It can be incredibly stressful and even frustrating when your 12 month old suddenly stops taking their second nap. The best thing you can do is try and remain calm and positive. Sleep isn’t always going to be perfect and it’s a lot easier on everyone if we embrace the bumps in the road.
That being said, there are some things you can do to foster sleep and help get your little one’s sleep back on track.
1. Independent sleep skills
I’m going to assume that if your 12 month old WAS putting themselves to sleep for both naps then lack of independent sleep skills is not the issue, However it’s important that I address it just in case.
If your little one doesn’t have independent sleep skills, then it is unreasonable to expect them to put themselves to sleep for their naps. When babies have independent sleep skills, and on a schedule that meets THEIR sleep needs, then most of the time they are happy to be put in their crib and drift off to sleep peacefully.
If this is not the case for your little one, please book a consultation! We can help you optimize their sleep and learn developmentally appropriate sleep skills.
2. Stay consistent
As I mentioned above, it’s important to continue to offer the time and space for both naps. Hold clear and consistent boundaries around what nap time looks like, and embrace that fact that it may end up being more of a quiet time for a while.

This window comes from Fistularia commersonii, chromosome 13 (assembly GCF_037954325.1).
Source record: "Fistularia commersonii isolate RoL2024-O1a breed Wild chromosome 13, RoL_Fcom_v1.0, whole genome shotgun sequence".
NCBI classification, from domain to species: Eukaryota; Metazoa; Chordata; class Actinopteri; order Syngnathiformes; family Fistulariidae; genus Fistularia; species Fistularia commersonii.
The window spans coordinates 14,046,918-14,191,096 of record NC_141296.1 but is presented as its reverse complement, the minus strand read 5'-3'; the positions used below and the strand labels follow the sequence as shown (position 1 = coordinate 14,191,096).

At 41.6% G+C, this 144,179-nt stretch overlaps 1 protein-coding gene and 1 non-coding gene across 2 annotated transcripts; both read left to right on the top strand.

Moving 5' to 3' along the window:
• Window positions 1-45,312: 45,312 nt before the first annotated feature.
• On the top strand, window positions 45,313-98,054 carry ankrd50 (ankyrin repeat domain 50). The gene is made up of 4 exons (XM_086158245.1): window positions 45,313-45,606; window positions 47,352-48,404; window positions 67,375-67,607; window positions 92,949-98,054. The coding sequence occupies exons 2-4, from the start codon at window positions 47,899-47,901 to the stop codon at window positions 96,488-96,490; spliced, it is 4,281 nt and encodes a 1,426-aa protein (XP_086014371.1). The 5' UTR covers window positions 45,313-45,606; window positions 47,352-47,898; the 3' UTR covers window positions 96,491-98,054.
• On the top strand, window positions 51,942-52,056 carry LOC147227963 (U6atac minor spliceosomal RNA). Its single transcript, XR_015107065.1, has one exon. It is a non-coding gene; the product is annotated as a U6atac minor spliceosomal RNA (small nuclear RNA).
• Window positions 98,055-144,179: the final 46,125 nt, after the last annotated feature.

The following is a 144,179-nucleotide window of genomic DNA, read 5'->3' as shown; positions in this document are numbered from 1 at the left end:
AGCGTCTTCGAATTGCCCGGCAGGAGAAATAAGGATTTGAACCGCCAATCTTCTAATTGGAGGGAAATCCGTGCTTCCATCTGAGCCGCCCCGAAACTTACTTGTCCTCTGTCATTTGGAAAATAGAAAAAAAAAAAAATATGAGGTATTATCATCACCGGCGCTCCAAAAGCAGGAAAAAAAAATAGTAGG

You can offer books, or stuffies for them to play with in their crib if they choose not to sleep so they’re not just chilling in the dark. If they do not fall asleep after 1 hour, then cheerfully get them up and continue on with your day. Overtime, your little one will most likely start napping again.
3. Prevent overtiredness
The key to NOT getting into a cycle of fighting a nap (or more night wakings/early mornings) is to prevent overtiredness. If your baby misses a nap, then they can become overtired. This will most likely result in false starts at bedtime, more night wakings, short naps, and/or early morning wakings.
The overtiredness can carry into the next day and cause your baby to fight their nap again. So how do you prevent this from happening if your 12 month old is fighting their second nap? There’s actually a pretty simple solution: On the day that the nap is refused, bump bedtime earlier by 30-60 minutes. This is the easiest way to prevent overtiredness and help your baby get their sleep back on track.
12 month old/toddler refusing to nap recap
If your 12 month old is refusing their second nap, please know that you are not alone. It’s extremely common for this to happen and one of the trademarks of the 12 month sleep regression.
The best thing you can do, is to foster independent sleep skills, stay consistent, and prevent overtiredness. If you feel like their schedule is off, or that they really would do better on one nap a day, we would love to help! We can look at your little one’s sleep history, current schedule, individual sleep needs, and help you determine what the best sleep plan is for YOUR baby.
Check out all of our consultation options here!